The senator believes that these inclusions will help reduce the number of foreclosures that have occurred in the state. The senator stated that "foreclosures started by subprime lenders in the Chicagoland area increased from 131 in 1993 to 4,958 in 1999, an increase of more than 3,600 percent."

The senator obtained his foreclosure information from the National Training and Information Center, a non-profit organization in Chicago that does research on housing and other community related issues, including lending and neighborhood safety. It also provides training for those interested in how to do community organizing.

The NTIC currently also works with several affiliate groups, including the Indianapolis-based Organization for a New Eastside which compiles information that it receives from borrowers about their particular lending issues, as well as provides them with education, counseling and advocacy. O.N.E provides no funding to borrowers, though it refers them to local lenders and credit unions after counseling.

O.N.E recently took on the plight of a local family that felt it had been victimized during the purchasing of its home. The organization went to the local branch of the lender for a protest rally, demanding that the loan be looked at again.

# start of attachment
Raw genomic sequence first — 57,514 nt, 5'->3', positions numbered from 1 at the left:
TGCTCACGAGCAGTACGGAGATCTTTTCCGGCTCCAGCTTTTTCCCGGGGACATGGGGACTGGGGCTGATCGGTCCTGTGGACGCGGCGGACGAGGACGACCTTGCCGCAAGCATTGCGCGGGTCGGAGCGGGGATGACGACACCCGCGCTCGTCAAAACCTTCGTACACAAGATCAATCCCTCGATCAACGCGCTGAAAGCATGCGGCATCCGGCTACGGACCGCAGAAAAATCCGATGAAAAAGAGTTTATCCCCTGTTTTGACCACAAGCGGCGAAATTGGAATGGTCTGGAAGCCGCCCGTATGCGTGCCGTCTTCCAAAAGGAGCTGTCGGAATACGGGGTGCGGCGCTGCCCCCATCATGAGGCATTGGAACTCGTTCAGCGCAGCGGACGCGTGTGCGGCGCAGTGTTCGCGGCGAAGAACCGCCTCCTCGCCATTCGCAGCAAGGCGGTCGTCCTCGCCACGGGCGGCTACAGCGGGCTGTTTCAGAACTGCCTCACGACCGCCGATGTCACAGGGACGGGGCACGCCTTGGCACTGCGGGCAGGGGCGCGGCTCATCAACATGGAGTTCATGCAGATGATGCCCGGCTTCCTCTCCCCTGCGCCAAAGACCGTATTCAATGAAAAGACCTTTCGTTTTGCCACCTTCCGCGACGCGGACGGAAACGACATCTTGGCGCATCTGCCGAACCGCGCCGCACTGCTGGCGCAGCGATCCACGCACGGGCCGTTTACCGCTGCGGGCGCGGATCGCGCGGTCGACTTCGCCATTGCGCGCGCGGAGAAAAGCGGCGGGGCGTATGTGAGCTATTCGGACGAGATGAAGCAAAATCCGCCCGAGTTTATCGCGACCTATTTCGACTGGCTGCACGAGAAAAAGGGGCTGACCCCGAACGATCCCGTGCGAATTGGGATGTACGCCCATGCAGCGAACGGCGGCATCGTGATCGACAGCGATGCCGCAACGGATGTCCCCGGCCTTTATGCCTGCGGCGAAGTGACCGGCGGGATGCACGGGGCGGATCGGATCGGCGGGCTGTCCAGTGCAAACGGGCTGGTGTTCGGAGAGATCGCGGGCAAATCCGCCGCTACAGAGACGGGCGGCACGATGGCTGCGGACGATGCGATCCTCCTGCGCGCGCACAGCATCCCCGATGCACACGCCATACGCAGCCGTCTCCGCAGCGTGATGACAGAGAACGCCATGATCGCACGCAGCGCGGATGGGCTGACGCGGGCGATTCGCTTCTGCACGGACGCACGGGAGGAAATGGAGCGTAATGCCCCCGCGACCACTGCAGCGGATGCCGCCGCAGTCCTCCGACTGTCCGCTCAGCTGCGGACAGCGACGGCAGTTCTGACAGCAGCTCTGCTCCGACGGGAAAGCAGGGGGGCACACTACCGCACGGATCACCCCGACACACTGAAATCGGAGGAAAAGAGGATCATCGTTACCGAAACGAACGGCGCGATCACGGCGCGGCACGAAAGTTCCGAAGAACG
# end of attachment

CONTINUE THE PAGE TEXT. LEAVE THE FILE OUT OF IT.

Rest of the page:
Obama on layoffs
Courtney Challos, Tribune Staff Writer
January 29 2001

In the wake of recent layoffs at such major Chicago area employers as Motorola Inc., state Sen. Barack Obama announced Sunday plans to introduce legislation aimed at ensuring timely unemployment assistance for workers.

Although there is a federal law requiring employers to give 60 days' advance notice of mass layoffs or plant closings, there is no state mechanism in place to guarantee that state officials would be notified so they could provide assistance, Obama (D-Chicago) said at a news conference.